IHOP

Food: () Predictable meals are highlighted by breakfast pancakes.

Service: () Staff did better with dinner than with the predictable morning rush.

Atmosphere: () Well-lit and spacious, with four dining rooms, but lacking in decor.

More Info

Location: 30 NE Bend River Mall Drive at NE Third Street, Bend

Hours: 6 a.m. to 10 p.m. Sunday to Thursday, 6 a.m. to midnight Friday and Saturday

Cuisine: American

Price range: Breakfast combos $9.59 to $16.89, pancakes $5.49 to $9.39; lunch/dinner burgers and sandwiches $9.29 to $11.79, entrees $10.99 to $15.99

Credit cards: American Express, Discover, Mastercard, Visa

Kids’ menu: More than a dozen discounted items; children’s meals are free with an adult meal from 4 to 10 p.m.

Vegetarian and gluten-free menu: Garden omelets and fruity pancakes — although those pancakes are not gluten-free

Alcoholic beverages: No

Outdoor seating: No

Reservations: Large private parties only

Contact: ihop.com, 541-317-9812

For more area restaurant reviews, visit www.bend bulletin.com/restaurants

I’m no Grinch — at least, I hope I’m not. But the thought of dining on green pancakes is as appealing to me as, well, green eggs and ham.

Inspired by Dr. Seuss’ parsimonious Grinch character, IHOP’s seasonal menu will keep lime-hued flapjacks bursting from the kitchen through the end of 2018 (along with green, sweet-cream icing and minty Who-hot chocolate), or until supplies run out.

It’s a popular promotion at more than 1,800 IHOP restaurants across North America and around the world, and typical of a restaurant that specializes in family dining.

Founded in 1958 (in Burbank, California) as the International House of Pancakes, IHOP draws its biggest crowds for breakfast, served daily from 6 a.m.

But evening dining is also encouraged. Indeed, child-sized meals are served free every day from 4 to 10 p.m., so long as they are accompanied by an adult meal order.

Lest the family mood be disturbed, no alcohol is served at IHOP. Soft drinks, iced tea and coffee are the norms.

National franchise

Unlike most local restaurants, however, IHOP lists calorie counts on its breakfast, lunch and dinner menus. I haven’t decided if this is a blessing or a curse: Do I really WANT to know what I’m consuming in those double blueberry pancakes (800 calories)? Sigh. I’m sure it’s a great thing for dedicated dieters.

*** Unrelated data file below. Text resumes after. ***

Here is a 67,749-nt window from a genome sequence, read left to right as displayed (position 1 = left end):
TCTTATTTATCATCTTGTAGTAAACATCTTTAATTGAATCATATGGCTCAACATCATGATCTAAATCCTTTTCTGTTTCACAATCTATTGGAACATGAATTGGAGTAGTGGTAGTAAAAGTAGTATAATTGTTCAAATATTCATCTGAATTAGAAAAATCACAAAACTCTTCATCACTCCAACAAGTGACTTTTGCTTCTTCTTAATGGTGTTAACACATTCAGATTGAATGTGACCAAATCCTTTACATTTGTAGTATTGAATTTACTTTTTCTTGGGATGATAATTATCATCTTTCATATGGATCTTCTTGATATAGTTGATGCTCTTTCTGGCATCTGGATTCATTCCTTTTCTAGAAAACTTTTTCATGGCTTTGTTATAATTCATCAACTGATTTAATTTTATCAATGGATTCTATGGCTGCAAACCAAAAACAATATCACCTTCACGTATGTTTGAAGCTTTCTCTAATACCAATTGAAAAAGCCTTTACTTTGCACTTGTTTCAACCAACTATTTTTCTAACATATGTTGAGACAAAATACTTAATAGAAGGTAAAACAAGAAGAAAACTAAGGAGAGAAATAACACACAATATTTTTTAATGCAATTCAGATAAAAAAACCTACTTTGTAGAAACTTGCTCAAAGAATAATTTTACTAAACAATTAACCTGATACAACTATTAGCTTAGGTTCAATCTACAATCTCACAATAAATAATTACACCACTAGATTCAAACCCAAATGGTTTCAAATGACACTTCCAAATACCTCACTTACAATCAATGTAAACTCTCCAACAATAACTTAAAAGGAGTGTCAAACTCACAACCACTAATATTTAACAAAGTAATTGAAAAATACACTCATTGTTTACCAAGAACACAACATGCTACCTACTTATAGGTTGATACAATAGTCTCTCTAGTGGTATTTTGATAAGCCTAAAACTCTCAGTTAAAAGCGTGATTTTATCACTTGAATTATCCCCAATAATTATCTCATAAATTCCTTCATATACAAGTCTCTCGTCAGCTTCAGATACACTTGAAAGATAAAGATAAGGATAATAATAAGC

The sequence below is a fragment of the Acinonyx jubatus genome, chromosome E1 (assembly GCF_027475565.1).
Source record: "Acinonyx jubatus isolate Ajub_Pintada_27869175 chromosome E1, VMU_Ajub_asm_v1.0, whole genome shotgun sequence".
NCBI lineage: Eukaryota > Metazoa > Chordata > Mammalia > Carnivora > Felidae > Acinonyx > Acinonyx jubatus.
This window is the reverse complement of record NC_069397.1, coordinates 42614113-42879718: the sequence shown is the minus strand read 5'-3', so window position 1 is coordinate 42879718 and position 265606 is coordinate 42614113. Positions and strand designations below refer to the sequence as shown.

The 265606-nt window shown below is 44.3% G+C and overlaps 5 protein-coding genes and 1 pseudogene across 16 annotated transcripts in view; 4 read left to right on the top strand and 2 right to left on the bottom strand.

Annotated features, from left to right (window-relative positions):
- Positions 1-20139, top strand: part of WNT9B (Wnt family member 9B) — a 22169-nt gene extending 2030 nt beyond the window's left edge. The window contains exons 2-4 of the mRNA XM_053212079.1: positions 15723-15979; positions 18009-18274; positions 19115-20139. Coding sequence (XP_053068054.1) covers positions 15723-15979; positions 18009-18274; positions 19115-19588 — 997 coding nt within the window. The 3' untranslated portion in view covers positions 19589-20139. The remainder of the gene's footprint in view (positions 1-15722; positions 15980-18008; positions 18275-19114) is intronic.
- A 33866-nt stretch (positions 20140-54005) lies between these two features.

Bend’s IHOP is on the north side, within the Shopko complex on Bend River Mall Drive. In atmosphere and menu, it is very much the same as nine other IHOP restaurants between Springfield and Vancouver, Washington, within a short drive of the Interstate-5 corridor. Well-lit and spacious, it boasts four dining rooms that seat more than 170 guests at one time. Framed corporate memorabilia hang on some of the otherwise-unadorned walls.

In my recent experience, service was inversely related to the size of staff on duty. When I came for dinner, a single server (who said she was 20) tended as many as eight tables and as many as two dozen diners with hardly a hitch. But on a breakfast visit, a team of several servers struggled with timeliness and efficiency in presenting morning meals to a similar number of diners — although, in the staff’s defense, most of these tables were seated within a few short minutes of one another.

Breakfast

All IHOP guests — morning, noon or night — are greeted at their table with a pitcher of coffee and a choice of four syrups (maple, butter pecan and two berry options). We were glad for the morning coffee, but I would have preferred a stronger brew.

My dining companion ordered a Smokehouse Combo ($10.89), a simple breakfast of two eggs (over easy) with excellent hash browns and a pair of smoked sausage links, butterflied. Two buttermilk pancakes (prepared, for an extra $1.99, with slices of banana cooked in) were fluffy but fell apart to the touch of her fork. They were served with whipped cream, but my friend had to chase down a server for butter.

I was pleased with my generous Spinach and Mushroom Omelet ($11.99). Thinly sliced mushrooms were rolled inside a crêpe-thin egg batter, then layered with fresh spinach, chopped onions and Swiss cheese. Except for a not-very-lemony Hollandaise sauce that thickly coated the eggs (but which was easily scraped off), this was a good choice, right down to the chopped-tomato garnish.

Given a choice of accompaniment — hash browns, toast, seasonal fruit or three buttermilk pancakes — I paid an additional $1.99 for Swedish crêpes. And I was glad I did. The properly thin cakes were twice folded and topped with delicious Scandinavian lingonberries and a lingon butter.

Evening

I returned alone for dinner when the highlight was the excellent service and a medley of Christmas instrumentals that played on a background track. Otherwise, the best part of my meal was a bowl-sized “cup” of house-made chicken-noodle soup.

Besides the white breast meat and thick egg noodles, the slightly peppery potage featured carrots, celery, onions and fresh herbs.

My entree choice was chicken-fried steak. Had I ordered the 55-plus portion for $10.79, my soup would have cost me $1.99. By requesting the regular menu version ($13.39), I paid only 70 cents more for a full meal deal.

And it was a decent portion, even if there was nothing at all outstanding about the meat or the white country gravy that cloaked it. And my choice of broccoli buds as an accompanying green was cooked with an al dente touch.

But a hearty helping of mashed potatoes was not even warm enough to melt butter. I state this as fact: The pat of butter I placed on top sat like a wax model until I pointed out the problem to my server.

She credited me with 10 percent off my bill.

— John Gottberg Anderson can be reached janderson@bendbulletin.com .

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